From One Bloody Woman to Another

Leafā Wilson, Tusiata Avia and Pelenakeke Brown speak to Bloody Woman by Lana Lopesi.

Posted on
21.11.21

Lana Lopesi’s latest collection of essays explores the overlap of being a woman and Sāmoan. Writing on ancestral ideas of womanhood appears alongside contemporary reflections on women's experiences and the Pacific. We invited three Pacific women to write about it.

Leafā Wilson

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Malo uso, Lana!

You know what? To be honest, I am quite frankly intimidated to write anything in relation to your work, Bloody Woman. “Why?” you ask with incredulity. Because your ‘bloody womanness’ is mamafa! It is heavy, it is challenging, it is real, and it is yours/ours. In your essay ‘Becoming A Bloody Woman’ you write, “There are points where language is so impossible it causes a kind of paralysis.” The immensity and import of these essays have had that kind of effect on my ability to respond articulately and with the due respect I have for your intellect and your writing – I do not want to fuck this up. 

You cover so many bloody incredibly salient points that I KNOW that, for each of us within the Sāmoan diaspora who identifies as a woman here and now in Aotearoa, your openness and generosity will reach into the next generations and light up the path for us to see a little clearer and to articulate our positions so much better than we do.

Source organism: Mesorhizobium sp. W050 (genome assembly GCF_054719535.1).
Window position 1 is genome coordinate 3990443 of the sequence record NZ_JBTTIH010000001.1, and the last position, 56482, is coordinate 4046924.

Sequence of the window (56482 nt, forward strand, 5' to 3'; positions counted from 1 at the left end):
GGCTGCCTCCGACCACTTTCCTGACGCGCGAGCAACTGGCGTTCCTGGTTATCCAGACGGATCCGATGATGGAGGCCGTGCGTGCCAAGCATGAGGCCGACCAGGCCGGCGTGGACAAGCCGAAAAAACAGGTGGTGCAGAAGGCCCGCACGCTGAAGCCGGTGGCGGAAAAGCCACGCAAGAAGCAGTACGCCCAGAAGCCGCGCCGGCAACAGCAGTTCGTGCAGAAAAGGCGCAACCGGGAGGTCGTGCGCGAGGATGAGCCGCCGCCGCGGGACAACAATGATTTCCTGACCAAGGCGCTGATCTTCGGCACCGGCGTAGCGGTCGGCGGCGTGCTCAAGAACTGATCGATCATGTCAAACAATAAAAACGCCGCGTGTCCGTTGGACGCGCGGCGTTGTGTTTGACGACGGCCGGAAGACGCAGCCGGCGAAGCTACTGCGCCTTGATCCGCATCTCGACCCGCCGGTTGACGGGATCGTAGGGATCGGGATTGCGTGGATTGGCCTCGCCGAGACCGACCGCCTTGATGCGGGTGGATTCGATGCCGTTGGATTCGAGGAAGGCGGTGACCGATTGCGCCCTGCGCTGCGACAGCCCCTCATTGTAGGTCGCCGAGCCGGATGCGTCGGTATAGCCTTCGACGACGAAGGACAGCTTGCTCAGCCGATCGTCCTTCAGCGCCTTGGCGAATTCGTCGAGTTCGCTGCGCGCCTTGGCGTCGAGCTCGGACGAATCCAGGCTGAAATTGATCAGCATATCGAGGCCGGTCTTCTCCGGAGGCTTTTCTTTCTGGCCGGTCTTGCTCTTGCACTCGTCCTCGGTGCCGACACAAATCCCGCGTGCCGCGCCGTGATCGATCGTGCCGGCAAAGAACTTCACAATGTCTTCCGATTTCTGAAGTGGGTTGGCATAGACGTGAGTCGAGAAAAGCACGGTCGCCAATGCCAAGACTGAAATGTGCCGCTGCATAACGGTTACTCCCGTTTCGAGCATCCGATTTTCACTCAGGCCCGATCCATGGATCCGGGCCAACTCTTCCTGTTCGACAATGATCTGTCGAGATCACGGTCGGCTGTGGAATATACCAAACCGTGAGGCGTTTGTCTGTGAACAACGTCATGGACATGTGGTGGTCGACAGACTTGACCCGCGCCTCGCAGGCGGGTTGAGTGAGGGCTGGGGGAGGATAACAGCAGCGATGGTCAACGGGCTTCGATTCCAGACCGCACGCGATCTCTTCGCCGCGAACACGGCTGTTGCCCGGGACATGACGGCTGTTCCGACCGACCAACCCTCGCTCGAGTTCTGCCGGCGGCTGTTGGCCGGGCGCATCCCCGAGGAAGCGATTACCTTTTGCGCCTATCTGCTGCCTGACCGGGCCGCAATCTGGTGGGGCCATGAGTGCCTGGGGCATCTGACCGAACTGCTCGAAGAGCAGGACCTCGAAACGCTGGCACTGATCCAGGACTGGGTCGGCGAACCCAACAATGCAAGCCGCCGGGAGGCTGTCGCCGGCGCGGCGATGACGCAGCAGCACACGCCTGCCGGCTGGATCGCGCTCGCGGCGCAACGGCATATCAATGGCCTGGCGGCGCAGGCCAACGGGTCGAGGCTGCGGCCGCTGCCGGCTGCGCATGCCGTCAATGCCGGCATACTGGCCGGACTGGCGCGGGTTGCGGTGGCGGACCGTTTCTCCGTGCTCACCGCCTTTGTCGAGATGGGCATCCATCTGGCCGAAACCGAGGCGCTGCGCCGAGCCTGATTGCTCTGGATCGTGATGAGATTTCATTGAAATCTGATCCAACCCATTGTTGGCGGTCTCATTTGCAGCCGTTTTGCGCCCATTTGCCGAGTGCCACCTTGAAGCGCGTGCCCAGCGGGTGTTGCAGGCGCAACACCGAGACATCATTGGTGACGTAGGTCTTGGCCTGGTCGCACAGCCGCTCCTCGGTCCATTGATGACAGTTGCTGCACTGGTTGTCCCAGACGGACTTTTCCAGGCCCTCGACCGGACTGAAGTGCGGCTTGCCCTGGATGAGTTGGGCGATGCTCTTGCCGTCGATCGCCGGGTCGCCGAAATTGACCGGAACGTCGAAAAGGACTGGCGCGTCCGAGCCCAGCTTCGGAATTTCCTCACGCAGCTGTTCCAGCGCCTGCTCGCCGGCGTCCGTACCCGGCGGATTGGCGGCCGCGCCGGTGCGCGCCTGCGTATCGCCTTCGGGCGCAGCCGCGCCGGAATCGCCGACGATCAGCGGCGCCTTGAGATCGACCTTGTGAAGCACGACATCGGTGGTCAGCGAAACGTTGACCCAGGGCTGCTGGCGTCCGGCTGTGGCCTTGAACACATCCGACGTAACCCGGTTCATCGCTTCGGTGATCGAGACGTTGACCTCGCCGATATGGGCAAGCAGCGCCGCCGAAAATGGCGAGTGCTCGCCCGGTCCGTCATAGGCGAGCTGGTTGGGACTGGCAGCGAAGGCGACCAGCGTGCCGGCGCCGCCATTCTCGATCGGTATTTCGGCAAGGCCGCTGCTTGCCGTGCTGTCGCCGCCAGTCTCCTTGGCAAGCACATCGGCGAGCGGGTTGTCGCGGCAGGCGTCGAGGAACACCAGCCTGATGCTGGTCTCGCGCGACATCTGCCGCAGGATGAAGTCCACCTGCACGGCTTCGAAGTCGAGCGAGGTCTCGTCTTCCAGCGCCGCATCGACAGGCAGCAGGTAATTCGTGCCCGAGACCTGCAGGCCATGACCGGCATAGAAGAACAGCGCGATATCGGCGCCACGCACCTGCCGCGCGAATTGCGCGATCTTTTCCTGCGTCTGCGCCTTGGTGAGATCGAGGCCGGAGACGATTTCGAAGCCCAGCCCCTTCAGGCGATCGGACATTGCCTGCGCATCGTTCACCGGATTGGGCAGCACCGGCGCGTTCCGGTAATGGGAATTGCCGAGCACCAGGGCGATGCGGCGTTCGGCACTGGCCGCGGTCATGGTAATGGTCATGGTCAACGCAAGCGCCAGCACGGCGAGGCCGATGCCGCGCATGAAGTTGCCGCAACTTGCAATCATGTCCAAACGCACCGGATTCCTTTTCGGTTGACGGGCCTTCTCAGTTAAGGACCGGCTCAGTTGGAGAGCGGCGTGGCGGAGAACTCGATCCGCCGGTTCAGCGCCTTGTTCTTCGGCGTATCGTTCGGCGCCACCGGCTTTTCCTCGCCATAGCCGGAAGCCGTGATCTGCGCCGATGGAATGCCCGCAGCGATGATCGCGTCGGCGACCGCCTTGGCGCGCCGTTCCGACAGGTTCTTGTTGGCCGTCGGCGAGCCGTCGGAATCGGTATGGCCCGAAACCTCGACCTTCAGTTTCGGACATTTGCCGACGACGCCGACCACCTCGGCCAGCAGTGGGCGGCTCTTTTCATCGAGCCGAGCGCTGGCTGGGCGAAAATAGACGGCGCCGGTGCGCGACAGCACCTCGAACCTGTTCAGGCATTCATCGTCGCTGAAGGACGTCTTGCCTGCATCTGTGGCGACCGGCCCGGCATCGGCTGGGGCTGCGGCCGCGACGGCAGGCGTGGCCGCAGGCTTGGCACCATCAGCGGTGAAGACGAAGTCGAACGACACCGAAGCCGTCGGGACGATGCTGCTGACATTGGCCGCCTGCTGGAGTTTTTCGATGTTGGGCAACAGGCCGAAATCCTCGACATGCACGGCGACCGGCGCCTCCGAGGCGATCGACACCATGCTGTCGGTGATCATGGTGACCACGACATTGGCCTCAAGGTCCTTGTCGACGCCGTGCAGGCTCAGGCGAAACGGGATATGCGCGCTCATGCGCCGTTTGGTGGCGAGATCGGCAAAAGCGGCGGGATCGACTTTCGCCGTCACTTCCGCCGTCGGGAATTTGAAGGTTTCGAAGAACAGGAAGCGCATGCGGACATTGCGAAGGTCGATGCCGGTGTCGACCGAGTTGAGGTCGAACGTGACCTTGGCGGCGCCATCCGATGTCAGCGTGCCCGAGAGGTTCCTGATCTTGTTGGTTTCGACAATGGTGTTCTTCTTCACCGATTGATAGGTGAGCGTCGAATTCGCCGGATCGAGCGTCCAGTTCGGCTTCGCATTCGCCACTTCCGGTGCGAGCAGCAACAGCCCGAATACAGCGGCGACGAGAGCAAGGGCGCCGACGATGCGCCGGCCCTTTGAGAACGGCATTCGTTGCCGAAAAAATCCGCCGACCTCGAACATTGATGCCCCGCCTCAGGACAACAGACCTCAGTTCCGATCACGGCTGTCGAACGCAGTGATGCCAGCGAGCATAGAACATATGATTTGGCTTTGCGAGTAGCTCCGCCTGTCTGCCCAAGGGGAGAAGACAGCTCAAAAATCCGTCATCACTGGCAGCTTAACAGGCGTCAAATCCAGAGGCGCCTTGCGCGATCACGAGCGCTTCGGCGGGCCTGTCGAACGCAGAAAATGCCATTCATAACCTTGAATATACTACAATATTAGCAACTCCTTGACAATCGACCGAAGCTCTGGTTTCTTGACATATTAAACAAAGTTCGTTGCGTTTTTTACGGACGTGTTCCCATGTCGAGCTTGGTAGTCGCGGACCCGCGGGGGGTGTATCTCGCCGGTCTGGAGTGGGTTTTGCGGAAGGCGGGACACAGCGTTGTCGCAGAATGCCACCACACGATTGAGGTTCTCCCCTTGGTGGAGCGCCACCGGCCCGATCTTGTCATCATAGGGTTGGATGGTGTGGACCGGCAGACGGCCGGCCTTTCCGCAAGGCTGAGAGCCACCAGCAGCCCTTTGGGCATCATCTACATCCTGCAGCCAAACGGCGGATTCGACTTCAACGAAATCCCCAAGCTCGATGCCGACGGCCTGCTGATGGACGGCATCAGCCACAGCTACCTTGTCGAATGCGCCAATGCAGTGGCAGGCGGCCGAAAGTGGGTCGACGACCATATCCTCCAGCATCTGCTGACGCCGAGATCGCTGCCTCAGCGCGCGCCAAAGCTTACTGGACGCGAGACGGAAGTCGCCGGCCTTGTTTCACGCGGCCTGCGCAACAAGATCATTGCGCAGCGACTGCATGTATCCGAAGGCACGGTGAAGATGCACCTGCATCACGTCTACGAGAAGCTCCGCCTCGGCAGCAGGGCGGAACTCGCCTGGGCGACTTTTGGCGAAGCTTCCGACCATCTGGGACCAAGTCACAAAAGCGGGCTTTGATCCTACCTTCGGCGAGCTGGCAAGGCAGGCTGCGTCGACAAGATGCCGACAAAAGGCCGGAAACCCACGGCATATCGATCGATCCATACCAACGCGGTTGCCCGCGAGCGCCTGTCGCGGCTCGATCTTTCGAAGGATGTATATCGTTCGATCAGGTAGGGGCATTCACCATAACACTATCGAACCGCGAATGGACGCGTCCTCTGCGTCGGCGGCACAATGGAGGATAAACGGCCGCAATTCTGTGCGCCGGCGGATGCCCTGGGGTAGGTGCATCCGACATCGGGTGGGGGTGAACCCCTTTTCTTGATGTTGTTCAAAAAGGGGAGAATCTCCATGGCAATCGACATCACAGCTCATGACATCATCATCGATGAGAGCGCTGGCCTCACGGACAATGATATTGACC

Struck by the sheer vānimonimo, expanse of time–space of your reasoning about gender and capitalist power structures, I bow to the work you have done, for yourself, but for us too. Like our grandmothers and mothers, you have shelled multitudes of pinati for us to consume with ease. So many that I am only responding to the texts that I have read and, in my current Covid-addled mind, been able to digest at the moment. I want to have more soon. 

You cover so many bloody incredibly salient points that I KNOW your openness and generosity will reach into the next generations